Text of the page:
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More on challenging false alarm fines
July 29, 2019
More on challenging false alarm fines from article on July 22, 2019
            Ron Spiller, former Executive Director of SIA and all around great guy,  said it best many years ago. In 99.9% of all alarm trips the system is doing exactly what it was designed to do. No one has ever disproved that user error is by far the largest cause of false trips. 
            Truthfully, we have found the proper way to address the issue and thanks to SIAC most ordinances include this solution. Punish the violators (abusers) by suspending their response until they either fix the problem or are trained to properly use their alarms. Actually statistics provided by law enforcement show that roughly 10% of the systems are causing over 80% of the dispatches. If those problem systems are addressed law enforcement is happy, the non-problem users are happy and the industry is happy.
            There are many alarm companies that are even more proactive with their problem accounts so they won't have their customers response suspended. All companies need to be more proactive with their problem accounts. It's not really that big of a deal. A good start is to contact every customer who has a dispatch, determine if it was an actual event and if not attempt to identify what caused the trip. This "new" concept has only been around since the early 80's. It was called Project Zero. Long before working for SIAC I actually owned an alarm company and we employed this process and reduced our dispatches by 90%.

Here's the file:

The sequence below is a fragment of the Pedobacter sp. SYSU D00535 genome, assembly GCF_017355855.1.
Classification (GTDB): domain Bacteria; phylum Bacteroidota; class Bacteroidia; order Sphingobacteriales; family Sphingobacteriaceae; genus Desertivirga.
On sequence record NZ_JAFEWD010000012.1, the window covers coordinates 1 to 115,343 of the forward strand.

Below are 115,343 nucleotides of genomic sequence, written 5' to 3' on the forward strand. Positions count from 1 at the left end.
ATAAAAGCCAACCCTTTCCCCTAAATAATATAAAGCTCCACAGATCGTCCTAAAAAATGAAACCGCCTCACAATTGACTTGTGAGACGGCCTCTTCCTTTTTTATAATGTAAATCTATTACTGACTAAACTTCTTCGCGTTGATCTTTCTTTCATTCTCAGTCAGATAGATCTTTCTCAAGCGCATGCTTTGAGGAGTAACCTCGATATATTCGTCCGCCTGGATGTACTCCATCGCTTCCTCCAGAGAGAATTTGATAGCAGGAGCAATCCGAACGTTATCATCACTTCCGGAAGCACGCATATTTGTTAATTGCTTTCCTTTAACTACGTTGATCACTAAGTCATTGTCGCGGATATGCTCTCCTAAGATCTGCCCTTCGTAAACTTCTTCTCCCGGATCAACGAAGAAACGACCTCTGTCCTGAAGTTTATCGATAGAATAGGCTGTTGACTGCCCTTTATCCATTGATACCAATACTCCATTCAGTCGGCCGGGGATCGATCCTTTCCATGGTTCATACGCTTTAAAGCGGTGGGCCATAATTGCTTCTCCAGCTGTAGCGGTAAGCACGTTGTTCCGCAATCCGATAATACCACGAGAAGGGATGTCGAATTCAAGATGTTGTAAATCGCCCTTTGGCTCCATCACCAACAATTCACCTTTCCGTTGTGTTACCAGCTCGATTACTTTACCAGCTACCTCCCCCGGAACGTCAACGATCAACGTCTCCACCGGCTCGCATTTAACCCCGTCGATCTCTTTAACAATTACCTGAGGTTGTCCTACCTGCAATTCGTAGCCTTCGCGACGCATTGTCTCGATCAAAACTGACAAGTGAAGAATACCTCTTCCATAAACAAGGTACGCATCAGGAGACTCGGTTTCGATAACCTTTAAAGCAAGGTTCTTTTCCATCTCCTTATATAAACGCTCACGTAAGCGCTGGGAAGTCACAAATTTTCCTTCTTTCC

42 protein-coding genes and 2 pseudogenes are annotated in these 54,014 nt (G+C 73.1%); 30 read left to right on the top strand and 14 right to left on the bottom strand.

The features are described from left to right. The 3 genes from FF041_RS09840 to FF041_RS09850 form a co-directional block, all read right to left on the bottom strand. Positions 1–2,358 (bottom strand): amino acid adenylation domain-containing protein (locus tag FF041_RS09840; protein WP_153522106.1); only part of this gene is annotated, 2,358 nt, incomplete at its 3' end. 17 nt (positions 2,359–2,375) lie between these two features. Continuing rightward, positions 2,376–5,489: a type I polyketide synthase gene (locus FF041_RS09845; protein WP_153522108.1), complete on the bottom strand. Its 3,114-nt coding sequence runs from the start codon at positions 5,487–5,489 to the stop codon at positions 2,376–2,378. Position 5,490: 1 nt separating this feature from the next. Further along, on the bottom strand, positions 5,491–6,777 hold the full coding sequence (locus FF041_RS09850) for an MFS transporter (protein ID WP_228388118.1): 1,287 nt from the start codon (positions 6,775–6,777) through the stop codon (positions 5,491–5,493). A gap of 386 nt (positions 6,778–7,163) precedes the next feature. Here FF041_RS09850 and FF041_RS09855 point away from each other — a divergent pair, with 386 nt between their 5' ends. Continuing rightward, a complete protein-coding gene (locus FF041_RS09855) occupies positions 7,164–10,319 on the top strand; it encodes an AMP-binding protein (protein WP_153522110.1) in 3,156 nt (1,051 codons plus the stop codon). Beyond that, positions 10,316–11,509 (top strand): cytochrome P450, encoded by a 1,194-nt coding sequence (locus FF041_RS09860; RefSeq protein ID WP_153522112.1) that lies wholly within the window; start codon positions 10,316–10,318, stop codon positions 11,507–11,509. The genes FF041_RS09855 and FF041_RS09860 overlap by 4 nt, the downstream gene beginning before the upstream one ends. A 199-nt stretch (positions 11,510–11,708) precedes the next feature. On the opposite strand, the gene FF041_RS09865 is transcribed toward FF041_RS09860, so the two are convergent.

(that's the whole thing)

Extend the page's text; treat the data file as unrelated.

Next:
Foul weather alarms are most often the result of old system batteries. Today's systems have many capabilities, most of which drain the batteries. Do you have an active battery replacement process? Most battery manufacturers recommend that the system battery should be replaced after no more than 3 years. It's a good source of revenue, puts you in front of your customers and provides an opportunity to renew contracts and offer new technologies such as video (which also reduces dispatches).
            I could go on and on but the simple truth is that all our efforts should first be to address the abusers. I promise you'll be shocked at how well it works for such a small investment.
  Ron Walters (Ret.)
            Lee Jones, can you go find another industry to bug for a while….?
Steve Sopkin,l President
Mijac Alarm
            This is a problem that will likely NEVER be resolved.  If you recall, just a few years back, I got into a kerfuffle with that alarm code enforcement "detective" from Arizona.  It is a proven fact, that about 85% of all false alarms are end user caused.  I lost a customer because of an insane ordinance in Lyndhurst, NJ.  (This goes back to my flap with Det. Johnny Codestudier.)